State legislature OKs teacher retirement bill

Michigan Capitol, rotunda, Lansing, Michigan legislature
Looking up at the ceiling in the rotunda at the Michigan Capitol building in Lansing. (file)


LANSING, Mich. (AP/WOOD) — The Republican-led Michigan legislature has narrowly voted to coax more newly hired teachers into a 401(k)-style retirement plan by making them assume more of the risk if they pick a pension option.

Identical pieces of legislation cleared the House and Senate Thursday. The votes set the stage for final voting next week after Gov. Rick Snyder and top Republicans reached a deal in recent days.

The change would affect school employees after on or after next Feb. 1. Also, those who have already chosen a 401(k)-only plan would see an enhanced employer contribution.

Most — but not all — Republicans were on board. One Republican says pensions are a ‘vestige of a bygone era’ and the bill would keep Michigan from accumulating debt. Democrats say the legislation would make it harder to recruit teachers and would be more expensive for the state.

Senator Majority Leader Arlan Meekhof of Grand Haven had been pushing for a new retirement system and likes the finished product.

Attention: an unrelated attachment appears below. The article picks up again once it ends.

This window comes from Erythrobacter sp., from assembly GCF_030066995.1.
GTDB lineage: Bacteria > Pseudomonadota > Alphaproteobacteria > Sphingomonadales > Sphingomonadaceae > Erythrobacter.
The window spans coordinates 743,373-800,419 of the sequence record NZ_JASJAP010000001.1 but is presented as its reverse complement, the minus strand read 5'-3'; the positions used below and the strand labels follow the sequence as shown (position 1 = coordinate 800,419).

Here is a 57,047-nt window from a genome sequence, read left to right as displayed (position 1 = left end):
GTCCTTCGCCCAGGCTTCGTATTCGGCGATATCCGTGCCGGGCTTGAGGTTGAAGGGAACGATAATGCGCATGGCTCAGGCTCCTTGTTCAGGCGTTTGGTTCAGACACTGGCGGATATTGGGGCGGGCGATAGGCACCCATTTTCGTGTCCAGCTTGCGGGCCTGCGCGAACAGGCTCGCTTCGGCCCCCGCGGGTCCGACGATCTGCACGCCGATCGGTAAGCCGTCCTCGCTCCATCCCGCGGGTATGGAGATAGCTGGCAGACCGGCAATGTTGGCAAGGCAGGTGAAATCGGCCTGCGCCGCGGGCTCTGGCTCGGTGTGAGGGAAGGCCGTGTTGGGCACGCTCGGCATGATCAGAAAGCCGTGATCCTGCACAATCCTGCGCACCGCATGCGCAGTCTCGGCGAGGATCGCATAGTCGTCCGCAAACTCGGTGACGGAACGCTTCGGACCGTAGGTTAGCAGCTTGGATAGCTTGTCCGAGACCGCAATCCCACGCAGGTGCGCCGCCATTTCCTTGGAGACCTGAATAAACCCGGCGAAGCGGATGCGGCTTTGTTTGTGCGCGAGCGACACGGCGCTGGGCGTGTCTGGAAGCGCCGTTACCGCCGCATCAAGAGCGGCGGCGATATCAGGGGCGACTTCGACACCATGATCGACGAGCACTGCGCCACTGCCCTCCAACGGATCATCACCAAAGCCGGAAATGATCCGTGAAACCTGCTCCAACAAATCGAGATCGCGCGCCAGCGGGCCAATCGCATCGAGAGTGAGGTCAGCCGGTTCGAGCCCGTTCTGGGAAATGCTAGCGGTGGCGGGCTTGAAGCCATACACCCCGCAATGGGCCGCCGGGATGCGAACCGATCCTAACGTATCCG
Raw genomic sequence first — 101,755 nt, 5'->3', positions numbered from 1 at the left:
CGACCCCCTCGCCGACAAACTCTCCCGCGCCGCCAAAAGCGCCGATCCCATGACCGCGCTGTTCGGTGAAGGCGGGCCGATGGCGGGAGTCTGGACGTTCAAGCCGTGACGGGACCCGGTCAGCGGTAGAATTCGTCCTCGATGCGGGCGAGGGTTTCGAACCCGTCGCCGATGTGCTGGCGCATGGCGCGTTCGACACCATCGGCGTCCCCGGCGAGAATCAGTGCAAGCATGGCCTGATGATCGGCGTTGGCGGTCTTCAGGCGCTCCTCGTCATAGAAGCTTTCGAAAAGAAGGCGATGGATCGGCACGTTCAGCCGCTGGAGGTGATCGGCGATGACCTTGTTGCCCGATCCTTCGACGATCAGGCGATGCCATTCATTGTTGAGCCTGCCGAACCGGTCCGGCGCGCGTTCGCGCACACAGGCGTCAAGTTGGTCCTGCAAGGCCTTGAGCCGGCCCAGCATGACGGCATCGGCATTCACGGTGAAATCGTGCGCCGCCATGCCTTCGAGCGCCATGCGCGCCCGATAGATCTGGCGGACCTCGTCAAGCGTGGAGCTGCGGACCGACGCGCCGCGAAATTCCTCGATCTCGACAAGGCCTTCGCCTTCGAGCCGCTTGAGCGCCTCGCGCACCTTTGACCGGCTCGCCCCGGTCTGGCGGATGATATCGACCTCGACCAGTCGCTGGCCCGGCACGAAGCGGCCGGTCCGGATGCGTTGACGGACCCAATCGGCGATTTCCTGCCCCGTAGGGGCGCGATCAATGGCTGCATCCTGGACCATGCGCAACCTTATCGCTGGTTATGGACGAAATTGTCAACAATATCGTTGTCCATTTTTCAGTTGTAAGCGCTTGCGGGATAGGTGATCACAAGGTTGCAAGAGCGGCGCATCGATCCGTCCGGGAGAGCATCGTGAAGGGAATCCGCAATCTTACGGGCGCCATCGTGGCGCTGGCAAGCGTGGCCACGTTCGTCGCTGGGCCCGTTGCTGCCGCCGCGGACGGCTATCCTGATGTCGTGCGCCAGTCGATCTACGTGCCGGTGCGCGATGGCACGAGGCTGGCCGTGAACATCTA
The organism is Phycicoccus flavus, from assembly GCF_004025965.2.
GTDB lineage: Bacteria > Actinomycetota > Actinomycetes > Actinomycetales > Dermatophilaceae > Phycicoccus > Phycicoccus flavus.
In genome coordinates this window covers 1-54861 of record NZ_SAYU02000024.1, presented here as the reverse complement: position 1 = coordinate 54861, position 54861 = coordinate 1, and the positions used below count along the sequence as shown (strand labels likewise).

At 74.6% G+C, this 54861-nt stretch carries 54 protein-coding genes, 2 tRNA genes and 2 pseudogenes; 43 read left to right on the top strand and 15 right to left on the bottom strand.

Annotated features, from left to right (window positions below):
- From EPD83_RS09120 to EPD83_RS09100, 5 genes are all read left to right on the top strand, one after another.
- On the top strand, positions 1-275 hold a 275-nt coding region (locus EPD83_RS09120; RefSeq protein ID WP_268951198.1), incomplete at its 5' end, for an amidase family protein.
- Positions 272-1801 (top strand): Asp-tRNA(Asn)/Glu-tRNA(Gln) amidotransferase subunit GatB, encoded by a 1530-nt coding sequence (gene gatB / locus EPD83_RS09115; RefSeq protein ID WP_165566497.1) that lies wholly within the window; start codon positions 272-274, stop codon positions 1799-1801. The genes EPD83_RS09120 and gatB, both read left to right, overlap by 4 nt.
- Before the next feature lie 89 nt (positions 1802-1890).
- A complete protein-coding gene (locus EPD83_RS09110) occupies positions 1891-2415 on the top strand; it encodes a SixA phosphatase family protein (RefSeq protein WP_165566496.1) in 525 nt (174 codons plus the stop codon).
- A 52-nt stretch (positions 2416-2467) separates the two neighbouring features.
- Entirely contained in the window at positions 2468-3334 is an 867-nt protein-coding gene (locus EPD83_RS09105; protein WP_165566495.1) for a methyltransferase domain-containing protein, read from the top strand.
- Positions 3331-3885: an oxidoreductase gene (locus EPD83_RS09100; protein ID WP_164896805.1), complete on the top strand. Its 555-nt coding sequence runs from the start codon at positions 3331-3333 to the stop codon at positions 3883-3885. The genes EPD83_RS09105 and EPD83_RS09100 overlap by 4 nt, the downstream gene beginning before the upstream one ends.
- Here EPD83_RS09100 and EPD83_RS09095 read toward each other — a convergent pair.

“We believe this is a more portable modern system that’s going to be even better for future teachers,” he told 24 Hour News 8 shortly after the vote. “Gives them portability if they don’t want to continue to teach. But it gives them a better product and it matches exactly what legislators get.”

Rep. David LaGrand, D-Grand Rapids, says there are pluses and minuses to the plan.

“So now teachers are going to get the same 401(k) option that we all do in the legislature. And that’s good — it’s much more realistic than the old 401(k). The bad news is that the pension legislation we did today is going to shift substantial risk to school districts. It’s going to shift substantial risk to teachers,” he said.

The disagreement over teacher retirement was threatening to hold up the budget process. It is expected that after a procedural vote in both chambers next week for final approval of the identical bills, lawmakers will agree to a budget before leaving for their summer district work period.

The next scheduled sessions day would be in September.